General Carlos Alberto Santos Cruz joined the Podemos today.
The military’s entry into the party of former judge Sergio Moro, who is now a political rival of Jair Bolsonaro, represents for the former captain a symbol and a threat.
Santos Cruz is the only Brazilian general alive who went to war. In 2013, he led the first offensive mission in the history of the UN in Congo (with a license to kill). He commanded 22,000 blue helmets in an experience that changed the organization’s action parameters and resulted in a manual named after him, the “Santos Cruz Report”.
In 2019, the military decided to lend its stars to the nascent Bolsonaro government. Four other retired generals did the same: Augusto Heleno, Fernando Azevedo e Silva, Eduardo Villas Bôas and the vice president, Hamilton Mourão.
With the exception of Heleno, everyone else either left the government or distanced themselves from Bolsonaro, in a process that reflected the deterioration of the president’s relationship with the military in general, especially those in the army.
Now, Santos Cruz’s departure for Moro’s party symbolizes something more than the cooling of the relationship between Bolsonaro and the Armed Forces: it means the official transfer of a respected and influential general to the trench opposite that of the former captain. And the general enters the field ready to open fire.
In conversation with this column, Santos Cruz, usually discreet, spared no ammunition against Bolsonaro, who, according to him, “has no military characteristics, such as respect for hierarchy, discipline and loyalty”; projected a “grotesque” photograph of Brazil abroad; “did everything to demoralize the right” and caused “incalculable damage to the image of the Armed Forces”.
Bolsonaro and his “WhatsApp superheroes”, said Santos Cruz, are just pretending to be patriots. “Patriots are the ones who unite the country, not this bunch of madmen.”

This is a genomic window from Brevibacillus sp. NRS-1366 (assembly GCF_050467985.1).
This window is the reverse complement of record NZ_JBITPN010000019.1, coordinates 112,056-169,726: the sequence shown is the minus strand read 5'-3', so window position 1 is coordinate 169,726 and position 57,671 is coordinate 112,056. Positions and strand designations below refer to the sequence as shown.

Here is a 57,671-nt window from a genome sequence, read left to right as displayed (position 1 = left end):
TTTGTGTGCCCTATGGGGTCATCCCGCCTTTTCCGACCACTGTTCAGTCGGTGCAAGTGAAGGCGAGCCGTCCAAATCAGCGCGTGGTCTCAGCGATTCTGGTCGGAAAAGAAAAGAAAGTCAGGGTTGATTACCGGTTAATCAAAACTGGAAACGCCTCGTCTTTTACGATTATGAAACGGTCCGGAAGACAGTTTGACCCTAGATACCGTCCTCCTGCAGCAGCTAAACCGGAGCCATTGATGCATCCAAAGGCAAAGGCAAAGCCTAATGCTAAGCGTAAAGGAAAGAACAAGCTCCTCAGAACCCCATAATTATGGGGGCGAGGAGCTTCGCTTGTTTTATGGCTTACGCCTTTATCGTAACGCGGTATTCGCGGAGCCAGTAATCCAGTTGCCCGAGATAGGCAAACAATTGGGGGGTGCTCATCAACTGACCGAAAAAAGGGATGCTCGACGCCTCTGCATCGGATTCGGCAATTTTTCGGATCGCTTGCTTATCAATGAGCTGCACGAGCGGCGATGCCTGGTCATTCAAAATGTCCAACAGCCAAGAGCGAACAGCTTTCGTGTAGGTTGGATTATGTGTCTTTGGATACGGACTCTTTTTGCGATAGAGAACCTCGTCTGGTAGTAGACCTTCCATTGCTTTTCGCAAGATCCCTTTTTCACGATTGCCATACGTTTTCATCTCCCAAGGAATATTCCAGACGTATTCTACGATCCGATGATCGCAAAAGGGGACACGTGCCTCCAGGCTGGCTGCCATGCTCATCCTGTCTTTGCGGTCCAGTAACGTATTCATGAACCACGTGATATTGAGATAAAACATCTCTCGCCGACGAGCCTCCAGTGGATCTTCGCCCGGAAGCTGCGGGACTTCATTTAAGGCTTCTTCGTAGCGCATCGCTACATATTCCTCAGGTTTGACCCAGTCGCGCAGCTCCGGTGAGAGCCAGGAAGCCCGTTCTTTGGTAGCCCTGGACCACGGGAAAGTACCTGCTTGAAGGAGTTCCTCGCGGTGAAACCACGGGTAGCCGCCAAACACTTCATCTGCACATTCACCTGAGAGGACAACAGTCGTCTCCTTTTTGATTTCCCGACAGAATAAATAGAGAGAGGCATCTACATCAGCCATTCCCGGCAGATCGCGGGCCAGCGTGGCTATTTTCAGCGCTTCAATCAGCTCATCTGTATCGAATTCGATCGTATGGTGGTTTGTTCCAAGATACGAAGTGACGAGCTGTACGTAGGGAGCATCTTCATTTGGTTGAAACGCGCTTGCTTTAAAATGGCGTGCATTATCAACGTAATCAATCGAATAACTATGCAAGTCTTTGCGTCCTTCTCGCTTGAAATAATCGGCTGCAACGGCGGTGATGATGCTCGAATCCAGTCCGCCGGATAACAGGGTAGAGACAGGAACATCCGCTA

The military will still decide whether to dispute a seat in the House or in the Senate. It is true, however, that he will speak with relish at Moro’s rallies.
It will be one of the first times a general will speak from a podium what the category has long said of Bolsonaro under his breath — and that includes allies as close to the president as General Heleno.
In August 2018, at a meeting that brought together then-candidate Jair Bolsonaro and a dozen heavyweight businessmen from São Paulo at the home of former government secretary Fabio Wajngarten, General Heleno was caught by one of those present at the time when, talking on the phone with an unknown caller about the former captain’s performance in front of the audience, he said unflattering things about him, including that he was “very unprepared.” The conversation — which Heleno did not realize was being recorded and filmed by cell phone — reached the president, who at the time decided to leave it out.
Santos Cruz’s affiliation with Podemos is a symbolic and welcome milestone for Bolsonaro. But it also represents a threat to the former captain: that of being stripped of the military credentials he never had, only now in public.